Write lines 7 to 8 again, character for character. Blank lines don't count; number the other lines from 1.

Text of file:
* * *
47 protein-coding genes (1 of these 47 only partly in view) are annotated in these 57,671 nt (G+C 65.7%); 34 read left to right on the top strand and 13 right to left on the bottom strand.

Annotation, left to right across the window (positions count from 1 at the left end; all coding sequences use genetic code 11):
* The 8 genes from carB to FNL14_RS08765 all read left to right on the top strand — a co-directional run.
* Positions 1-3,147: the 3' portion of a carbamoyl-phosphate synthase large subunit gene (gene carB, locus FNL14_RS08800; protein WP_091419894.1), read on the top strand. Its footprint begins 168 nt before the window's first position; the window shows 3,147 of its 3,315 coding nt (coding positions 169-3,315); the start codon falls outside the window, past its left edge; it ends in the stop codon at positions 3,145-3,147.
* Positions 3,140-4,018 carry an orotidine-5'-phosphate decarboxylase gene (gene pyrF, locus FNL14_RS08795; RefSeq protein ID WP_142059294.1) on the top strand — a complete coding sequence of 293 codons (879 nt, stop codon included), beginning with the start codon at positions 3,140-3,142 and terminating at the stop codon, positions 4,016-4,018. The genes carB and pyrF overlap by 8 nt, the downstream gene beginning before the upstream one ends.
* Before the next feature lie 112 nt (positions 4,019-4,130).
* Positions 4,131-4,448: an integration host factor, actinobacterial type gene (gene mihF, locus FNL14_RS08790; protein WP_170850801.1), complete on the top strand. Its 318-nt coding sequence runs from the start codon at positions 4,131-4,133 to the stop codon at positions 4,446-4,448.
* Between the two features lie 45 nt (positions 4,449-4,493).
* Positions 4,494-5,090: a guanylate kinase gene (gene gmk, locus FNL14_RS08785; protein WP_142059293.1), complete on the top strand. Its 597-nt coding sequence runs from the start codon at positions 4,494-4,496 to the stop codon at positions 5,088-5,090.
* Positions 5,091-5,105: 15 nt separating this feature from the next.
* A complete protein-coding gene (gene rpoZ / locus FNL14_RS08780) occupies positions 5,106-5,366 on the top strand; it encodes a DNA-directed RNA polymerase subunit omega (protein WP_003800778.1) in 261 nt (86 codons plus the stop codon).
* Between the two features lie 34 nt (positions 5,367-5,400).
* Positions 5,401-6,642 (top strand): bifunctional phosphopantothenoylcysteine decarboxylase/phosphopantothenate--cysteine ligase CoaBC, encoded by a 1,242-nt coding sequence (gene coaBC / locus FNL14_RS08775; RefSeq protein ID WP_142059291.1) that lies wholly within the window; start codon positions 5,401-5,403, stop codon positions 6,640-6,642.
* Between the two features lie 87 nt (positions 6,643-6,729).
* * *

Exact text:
* Positions 4,131-4,448: an integration host factor, actinobacterial type gene (gene mihF, locus FNL14_RS08790; protein WP_170850801.1), complete on the top strand. Its 318-nt coding sequence runs from the start codon at positions 4,131-4,133 to the stop codon at positions 4,446-4,448.
* Between the two features lie 45 nt (positions 4,449-4,493).